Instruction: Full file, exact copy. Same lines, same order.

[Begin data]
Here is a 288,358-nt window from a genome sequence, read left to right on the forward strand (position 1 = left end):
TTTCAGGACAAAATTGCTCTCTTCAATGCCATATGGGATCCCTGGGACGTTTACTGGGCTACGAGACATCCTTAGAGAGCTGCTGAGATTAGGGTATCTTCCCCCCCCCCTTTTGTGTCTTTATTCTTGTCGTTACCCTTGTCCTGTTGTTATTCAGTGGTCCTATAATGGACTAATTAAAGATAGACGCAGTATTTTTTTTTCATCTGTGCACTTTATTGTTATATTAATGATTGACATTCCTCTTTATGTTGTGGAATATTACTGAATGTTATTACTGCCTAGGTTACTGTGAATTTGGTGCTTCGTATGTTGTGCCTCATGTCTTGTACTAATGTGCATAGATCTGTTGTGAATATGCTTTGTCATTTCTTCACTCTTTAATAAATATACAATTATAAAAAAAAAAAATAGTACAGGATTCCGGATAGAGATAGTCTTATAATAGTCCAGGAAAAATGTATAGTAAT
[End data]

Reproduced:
Here is a 288,358-nt window from a genome sequence, read left to right on the forward strand (position 1 = left end):
TTTCAGGACAAAATTGCTCTCTTCAATGCCATATGGGATCCCTGGGACGTTTACTGGGCTACGAGACATCCTTAGAGAGCTGCTGAGATTAGGGTATCTTCCCCCCCCCCTTTTGTGTCTTTATTCTTGTCGTTACCCTTGTCCTGTTGTTATTCAGTGGTCCTATAATGGACTAATTAAAGATAGACGCAGTATTTTTTTTTCATCTGTGCACTTTATTGTTATATTAATGATTGACATTCCTCTTTATGTTGTGGAATATTACTGAATGTTATTACTGCCTAGGTTACTGTGAATTTGGTGCTTCGTATGTTGTGCCTCATGTCTTGTACTAATGTGCATAGATCTGTTGTGAATATGCTTTGTCATTTCTTCACTCTTTAATAAATATACAATTATAAAAAAAAAAAATAGTACAGGATTCCGGATAGAGATAGTCTTATAATAGTCCAGGAAAAATGTATAGTAAT